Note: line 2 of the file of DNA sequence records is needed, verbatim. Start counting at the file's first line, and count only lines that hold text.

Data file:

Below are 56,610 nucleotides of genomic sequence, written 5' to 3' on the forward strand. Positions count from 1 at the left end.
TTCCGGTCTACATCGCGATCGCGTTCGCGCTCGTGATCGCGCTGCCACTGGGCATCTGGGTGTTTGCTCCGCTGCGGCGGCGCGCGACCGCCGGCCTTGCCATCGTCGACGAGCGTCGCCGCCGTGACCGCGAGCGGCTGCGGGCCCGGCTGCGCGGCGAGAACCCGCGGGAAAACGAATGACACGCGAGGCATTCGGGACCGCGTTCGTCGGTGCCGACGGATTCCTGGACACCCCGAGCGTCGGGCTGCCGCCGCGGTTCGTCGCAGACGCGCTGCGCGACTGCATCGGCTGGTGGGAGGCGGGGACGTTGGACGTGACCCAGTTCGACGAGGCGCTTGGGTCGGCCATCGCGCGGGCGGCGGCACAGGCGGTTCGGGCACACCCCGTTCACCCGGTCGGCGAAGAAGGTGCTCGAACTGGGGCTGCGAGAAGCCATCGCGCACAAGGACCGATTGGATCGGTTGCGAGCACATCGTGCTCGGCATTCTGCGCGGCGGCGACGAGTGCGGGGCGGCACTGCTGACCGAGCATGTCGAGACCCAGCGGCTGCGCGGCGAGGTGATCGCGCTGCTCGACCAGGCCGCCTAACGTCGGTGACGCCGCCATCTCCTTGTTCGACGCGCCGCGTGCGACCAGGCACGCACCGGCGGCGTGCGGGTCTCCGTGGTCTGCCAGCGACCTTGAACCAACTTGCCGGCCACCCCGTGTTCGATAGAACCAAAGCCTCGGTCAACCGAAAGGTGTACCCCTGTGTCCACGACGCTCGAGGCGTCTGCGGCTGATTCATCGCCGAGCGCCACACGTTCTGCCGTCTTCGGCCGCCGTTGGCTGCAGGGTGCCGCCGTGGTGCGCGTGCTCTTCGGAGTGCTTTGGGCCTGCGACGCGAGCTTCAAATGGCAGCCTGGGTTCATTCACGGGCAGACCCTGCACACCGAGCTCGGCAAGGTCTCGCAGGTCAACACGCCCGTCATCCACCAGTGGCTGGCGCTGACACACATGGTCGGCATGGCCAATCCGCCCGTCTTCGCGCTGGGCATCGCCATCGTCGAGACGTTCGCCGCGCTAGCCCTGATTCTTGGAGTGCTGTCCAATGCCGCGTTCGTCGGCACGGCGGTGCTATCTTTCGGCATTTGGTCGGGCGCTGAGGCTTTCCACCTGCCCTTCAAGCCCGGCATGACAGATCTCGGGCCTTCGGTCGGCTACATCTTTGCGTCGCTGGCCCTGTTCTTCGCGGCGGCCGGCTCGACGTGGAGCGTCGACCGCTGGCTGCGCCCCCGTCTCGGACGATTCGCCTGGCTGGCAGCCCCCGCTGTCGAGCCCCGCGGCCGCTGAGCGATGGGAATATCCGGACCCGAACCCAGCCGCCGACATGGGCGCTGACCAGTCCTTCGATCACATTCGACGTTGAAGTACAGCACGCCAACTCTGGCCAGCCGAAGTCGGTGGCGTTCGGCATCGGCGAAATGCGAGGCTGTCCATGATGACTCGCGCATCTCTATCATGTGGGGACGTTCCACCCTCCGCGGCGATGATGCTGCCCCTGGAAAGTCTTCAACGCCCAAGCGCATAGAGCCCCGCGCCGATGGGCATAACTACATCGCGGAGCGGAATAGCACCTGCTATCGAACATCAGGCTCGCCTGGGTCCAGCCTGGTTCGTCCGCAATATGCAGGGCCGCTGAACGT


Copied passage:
TTCCGGTCTACATCGCGATCGCGTTCGCGCTCGTGATCGCGCTGCCACTGGGCATCTGGGTGTTTGCTCCGCTGCGGCGGCGCGCGACCGCCGGCCTTGCCATCGTCGACGAGCGTCGCCGCCGTGACCGCGAGCGGCTGCGGGCCCGGCTGCGCGGCGAGAACCCGCGGGAAAACGAATGACACGCGAGGCATTCGGGACCGCGTTCGTCGGTGCCGACGGATTCCTGGACACCCCGAGCGTCGGGCTGCCGCCGCGGTTCGTCGCAGACGCGCTGCGCGACTGCATCGGCTGGTGGGAGGCGGGGACGTTGGACGTGACCCAGTTCGACGAGGCGCTTGGGTCGGCCATCGCGCGGGCGGCGGCACAGGCGGTTCGGGCACACCCCGTTCACCCGGTCGGCGAAGAAGGTGCTCGAACTGGGGCTGCGAGAAGCCATCGCGCACAAGGACCGATTGGATCGGTTGCGAGCACATCGTGCTCGGCATTCTGCGCGGCGGCGACGAGTGCGGGGCGGCACTGCTGACCGAGCATGTCGAGACCCAGCGGCTGCGCGGCGAGGTGATCGCGCTGCTCGACCAGGCCGCCTAACGTCGGTGACGCCGCCATCTCCTTGTTCGACGCGCCGCGTGCGACCAGGCACGCACCGGCGGCGTGCGGGTCTCCGTGGTCTGCCAGCGACCTTGAACCAACTTGCCGGCCACCCCGTGTTCGATAGAACCAAAGCCTCGGTCAACCGAAAGGTGTACCCCTGTGTCCACGACGCTCGAGGCGTCTGCGGCTGATTCATCGCCGAGCGCCACACGTTCTGCCGTCTTCGGCCGCCGTTGGCTGCAGGGTGCCGCCGTGGTGCGCGTGCTCTTCGGAGTGCTTTGGGCCTGCGACGCGAGCTTCAAATGGCAGCCTGGGTTCATTCACGGGCAGACCCTGCACACCGAGCTCGGCAAGGTCTCGCAGGTCAACACGCCCGTCATCCACCAGTGGCTGGCGCTGACACACATGGTCGGCATGGCCAATCCGCCCGTCTTCGCGCTGGGCATCGCCATCGTCGAGACGTTCGCCGCGCTAGCCCTGATTCTTGGAGTGCTGTCCAATGCCGCGTTCGTCGGCACGGCGGTGCTATCTTTCGGCATTTGGTCGGGCGCTGAGGCTTTCCACCTGCCCTTCAAGCCCGGCATGACAGATCTCGGGCCTTCGGTCGGCTACATCTTTGCGTCGCTGGCCCTGTTCTTCGCGGCGGCCGGCTCGACGTGGAGCGTCGACCGCTGGCTGCGCCCCCGTCTCGGACGATTCGCCTGGCTGGCAGCCCCCGCTGTCGAGCCCCGCGGCCGCTGAGCGATGGGAATATCCGGACCCGAACCCAGCCGCCGACATGGGCGCTGACCAGTCCTTCGATCACATTCGACGTTGAAGTACAGCACGCCAACTCTGGCCAGCCGAAGTCGGTGGCGTTCGGCATCGGCGAAATGCGAGGCTGTCCATGATGACTCGCGCATCTCTATCATGTGGGGACGTTCCACCCTCCGCGGCGATGATGCTGCCCCTGGAAAGTCTTCAACGCCCAAGCGCATAGAGCCCCGCGCCGATGGGCATAACTACATCGCGGAGCGGAATAGCACCTGCTATCGAACATCAGGCTCGCCTGGGTCCAGCCTGGTTCGTCCGCAATATGCAGGGCCGCTGAACGT